Drawing of a gavel coming down upon Roe v. Wade to symbolize the Supreme Court’s draft decision to overturn the landmark case. Illustration by Sophie Locker.

At the beginning of May, the draft of the Supreme Court decision regarding overturning the landmark case Roe v. Wade was leaked to the public. Some feel that this decision would be detrimental to the health and livelihood of women in the United States, as it  would leave access to a legal and safe abortion up to individual states. 

The case of Roe v. Wade was decided in 1973 with a 7-2 holding that while the right to privacy is not explicitly stated in the United States Constitution, it is implied in the Due Process Clause of the Fourteenth Amendment that there is a “fundamental right to privacy.” This decision protected women’s right to abortion within a certain gestational time frame. 

The Supreme Court has confirmed that the leaked draft of the decision is in fact authentic, however, it is also important to note that it is not the formal opinion as no official holding has been made or released by the Supreme Court. Although the leaked decision is not final, the 98-page draft does strongly suggest that the Supreme Court will eventually make the final decision to overturn Roe v. Wade. If this ends up being the result, the progress that has been made in the last fifty years, since Roe v. Wade, regarding women’s right to bodily autonomy,  will essentially be reversed. According to the New York Times, Cecile Richards, the President of Planned Parenthood from 2006 to 2008, has stated that the Republican party is using their political power to take away women’s rights, saying “[e]nding legal abortion will not end abortion. It simply will mean that women are no longer safe in this country.” On the other side, in response to the leakage of the Supreme Court draft, Republican leaders have commented more on the breach in privacy than on the issue itself; Marsha Blackburn Republican Senator of Tennessee, stated “[t]his is an attack on the court. This is someone who’s done something that is unprecedented. They decided to leak this.”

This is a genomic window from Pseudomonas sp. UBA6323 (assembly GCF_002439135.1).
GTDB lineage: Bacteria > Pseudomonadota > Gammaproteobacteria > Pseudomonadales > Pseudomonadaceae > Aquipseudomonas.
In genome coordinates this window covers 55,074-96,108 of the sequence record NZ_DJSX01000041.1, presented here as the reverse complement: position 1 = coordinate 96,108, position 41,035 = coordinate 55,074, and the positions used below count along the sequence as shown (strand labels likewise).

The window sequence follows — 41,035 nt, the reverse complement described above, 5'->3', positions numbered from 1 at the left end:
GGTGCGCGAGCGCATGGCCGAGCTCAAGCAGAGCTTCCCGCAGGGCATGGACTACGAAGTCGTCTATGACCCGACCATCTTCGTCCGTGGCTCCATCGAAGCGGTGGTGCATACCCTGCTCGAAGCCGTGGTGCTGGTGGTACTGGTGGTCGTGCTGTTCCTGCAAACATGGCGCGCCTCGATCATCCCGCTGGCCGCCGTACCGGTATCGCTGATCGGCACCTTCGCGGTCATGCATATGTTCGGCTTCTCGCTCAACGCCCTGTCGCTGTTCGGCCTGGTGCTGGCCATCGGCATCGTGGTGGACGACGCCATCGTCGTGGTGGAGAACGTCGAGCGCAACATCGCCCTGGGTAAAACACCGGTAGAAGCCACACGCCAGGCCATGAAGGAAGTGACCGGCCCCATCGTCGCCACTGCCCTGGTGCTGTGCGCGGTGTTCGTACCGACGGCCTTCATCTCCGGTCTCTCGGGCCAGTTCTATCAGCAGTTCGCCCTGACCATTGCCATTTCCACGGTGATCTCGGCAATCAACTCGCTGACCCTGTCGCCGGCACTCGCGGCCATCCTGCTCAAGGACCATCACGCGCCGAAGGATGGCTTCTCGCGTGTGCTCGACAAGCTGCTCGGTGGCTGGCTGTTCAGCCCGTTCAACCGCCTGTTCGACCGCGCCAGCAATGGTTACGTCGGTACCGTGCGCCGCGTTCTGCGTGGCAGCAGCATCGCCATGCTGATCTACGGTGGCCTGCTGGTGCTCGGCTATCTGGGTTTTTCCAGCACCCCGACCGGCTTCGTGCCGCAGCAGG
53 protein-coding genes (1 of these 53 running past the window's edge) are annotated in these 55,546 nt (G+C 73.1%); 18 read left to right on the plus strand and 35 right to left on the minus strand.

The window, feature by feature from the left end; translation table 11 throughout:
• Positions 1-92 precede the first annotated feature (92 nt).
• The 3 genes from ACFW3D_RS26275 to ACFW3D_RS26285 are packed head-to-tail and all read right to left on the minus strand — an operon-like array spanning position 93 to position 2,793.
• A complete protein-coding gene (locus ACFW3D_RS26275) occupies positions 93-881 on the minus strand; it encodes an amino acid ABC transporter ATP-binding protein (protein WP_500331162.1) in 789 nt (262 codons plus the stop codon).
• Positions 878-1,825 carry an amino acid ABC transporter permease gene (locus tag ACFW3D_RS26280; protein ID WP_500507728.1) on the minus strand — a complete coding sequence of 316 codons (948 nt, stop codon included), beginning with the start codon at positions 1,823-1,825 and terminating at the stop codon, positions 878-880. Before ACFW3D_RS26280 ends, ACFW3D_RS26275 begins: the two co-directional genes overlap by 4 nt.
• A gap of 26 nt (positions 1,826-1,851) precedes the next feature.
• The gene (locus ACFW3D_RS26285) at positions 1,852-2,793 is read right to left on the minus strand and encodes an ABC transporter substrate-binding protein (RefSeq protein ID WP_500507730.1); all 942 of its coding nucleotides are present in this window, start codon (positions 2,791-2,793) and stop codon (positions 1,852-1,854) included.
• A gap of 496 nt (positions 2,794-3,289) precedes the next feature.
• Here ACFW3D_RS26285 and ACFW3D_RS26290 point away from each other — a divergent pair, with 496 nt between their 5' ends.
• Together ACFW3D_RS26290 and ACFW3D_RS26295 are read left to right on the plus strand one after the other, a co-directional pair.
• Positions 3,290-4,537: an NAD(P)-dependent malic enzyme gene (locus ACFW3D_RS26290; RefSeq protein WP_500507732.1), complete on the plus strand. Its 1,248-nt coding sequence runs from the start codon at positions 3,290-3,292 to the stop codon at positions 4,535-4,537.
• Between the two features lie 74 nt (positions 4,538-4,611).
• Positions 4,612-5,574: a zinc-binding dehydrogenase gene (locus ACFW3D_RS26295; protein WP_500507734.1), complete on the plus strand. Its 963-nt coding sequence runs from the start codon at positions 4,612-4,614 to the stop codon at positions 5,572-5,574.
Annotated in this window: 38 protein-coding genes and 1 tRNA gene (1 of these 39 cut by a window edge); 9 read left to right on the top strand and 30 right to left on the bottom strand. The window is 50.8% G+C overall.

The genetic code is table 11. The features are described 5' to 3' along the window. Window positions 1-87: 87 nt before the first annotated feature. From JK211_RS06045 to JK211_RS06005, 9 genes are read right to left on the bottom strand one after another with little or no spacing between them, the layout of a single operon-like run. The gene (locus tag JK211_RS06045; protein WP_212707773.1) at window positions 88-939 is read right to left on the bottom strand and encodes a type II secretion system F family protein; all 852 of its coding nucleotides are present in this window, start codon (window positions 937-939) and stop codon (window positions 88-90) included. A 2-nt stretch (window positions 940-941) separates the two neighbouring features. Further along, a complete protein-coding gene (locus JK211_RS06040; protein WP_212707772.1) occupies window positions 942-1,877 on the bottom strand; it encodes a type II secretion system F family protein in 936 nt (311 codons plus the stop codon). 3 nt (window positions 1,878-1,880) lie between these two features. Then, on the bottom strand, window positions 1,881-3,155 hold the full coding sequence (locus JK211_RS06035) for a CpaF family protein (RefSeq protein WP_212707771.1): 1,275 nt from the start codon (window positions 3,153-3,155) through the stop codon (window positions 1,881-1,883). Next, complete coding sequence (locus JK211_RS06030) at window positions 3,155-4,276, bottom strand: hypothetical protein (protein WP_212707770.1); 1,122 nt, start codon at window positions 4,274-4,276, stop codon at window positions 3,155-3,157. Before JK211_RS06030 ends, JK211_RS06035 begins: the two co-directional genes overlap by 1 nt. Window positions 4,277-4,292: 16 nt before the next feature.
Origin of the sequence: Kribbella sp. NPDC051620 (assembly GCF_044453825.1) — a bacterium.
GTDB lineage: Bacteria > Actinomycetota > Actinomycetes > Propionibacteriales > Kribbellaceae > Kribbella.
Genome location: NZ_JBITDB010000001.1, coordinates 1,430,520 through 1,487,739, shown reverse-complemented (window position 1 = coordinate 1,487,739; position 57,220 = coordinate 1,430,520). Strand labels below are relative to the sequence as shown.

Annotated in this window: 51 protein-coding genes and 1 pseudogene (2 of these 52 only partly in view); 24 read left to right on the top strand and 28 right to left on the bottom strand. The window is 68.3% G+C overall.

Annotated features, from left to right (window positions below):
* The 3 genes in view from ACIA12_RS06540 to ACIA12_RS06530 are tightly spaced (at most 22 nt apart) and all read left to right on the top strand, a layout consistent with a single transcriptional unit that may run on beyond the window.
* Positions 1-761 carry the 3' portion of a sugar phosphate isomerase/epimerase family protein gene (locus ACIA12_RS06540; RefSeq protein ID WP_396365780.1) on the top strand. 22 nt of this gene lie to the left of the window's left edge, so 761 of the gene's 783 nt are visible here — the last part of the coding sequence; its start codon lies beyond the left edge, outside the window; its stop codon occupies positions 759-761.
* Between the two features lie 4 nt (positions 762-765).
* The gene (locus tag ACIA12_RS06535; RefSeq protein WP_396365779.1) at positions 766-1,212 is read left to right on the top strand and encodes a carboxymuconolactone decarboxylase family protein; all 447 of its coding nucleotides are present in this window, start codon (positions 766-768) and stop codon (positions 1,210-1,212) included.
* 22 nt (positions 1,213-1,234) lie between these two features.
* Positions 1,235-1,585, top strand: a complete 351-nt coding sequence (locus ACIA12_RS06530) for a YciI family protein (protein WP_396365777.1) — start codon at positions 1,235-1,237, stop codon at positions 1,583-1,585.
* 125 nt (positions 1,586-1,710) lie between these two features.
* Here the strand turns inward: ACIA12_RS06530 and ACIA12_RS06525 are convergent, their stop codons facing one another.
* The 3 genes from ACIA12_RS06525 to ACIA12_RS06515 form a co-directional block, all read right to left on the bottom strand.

If Roe v. Wade is overturned, women’s rights to abortions, reproductive healthcare, and contraceptives will be left to the states. In a prediction made by the New York Times, 17 states will continue to actively protect women’s rights to abortion, while the rest will continue to implement various degrees of restrictions against them. Among the remaining states that would restrict abortion rights, 13 states would implement trigger laws, legislation that determines abortions in any trimester will immediately be banned. These 13 states are namely those that are located in the South and tend to lean more conservatively. CNN is also predicting that the final decision that the Supreme Court releases will have the potential to widen the major social and political division in the United States. 

While the Supreme Court draft leakage was taking place, the Women’s Health Protection Act was about to go through the Senate. This act is a Democratic bill intended to protect abortion and women’s reproductive rights, even if the Supreme Court overrules Roe v. Wade. It would explicitly prohibit many forms of abortion restricitions, therefore making it more expansive than Roe v. Wade. This vote within the Senate became more complicated with the leakage of the Supreme Court draft decision as it was leaked only a few weeks prior to the day the Senate was scheduled to vote on the bill. Questions are now being raised as to whether or not the leakage could have been used to intentionally swat the senators’ votes. In response to the way the Senate voted on the bill, Vice President Kamala Harris issued a response, stating that “[t]his vote clearly suggests that the Senate is not where the majority of Americans are on this issue […] [a] priority for all that care about this issue—the priority—should be to elect pro-choice leaders.” This is an example of the downstream damage that this leakage has already created, and could be a window into the way that decisions will be made based on this knowledge. This vote illuminates the values of leaders in the U.S. government and where they stand on the issue of women’s rights. This was also expressed by Democratic Senator Amy Klobuchar of Minnesota, saying “I think it’s really important to have this vote to see where everyone stands.”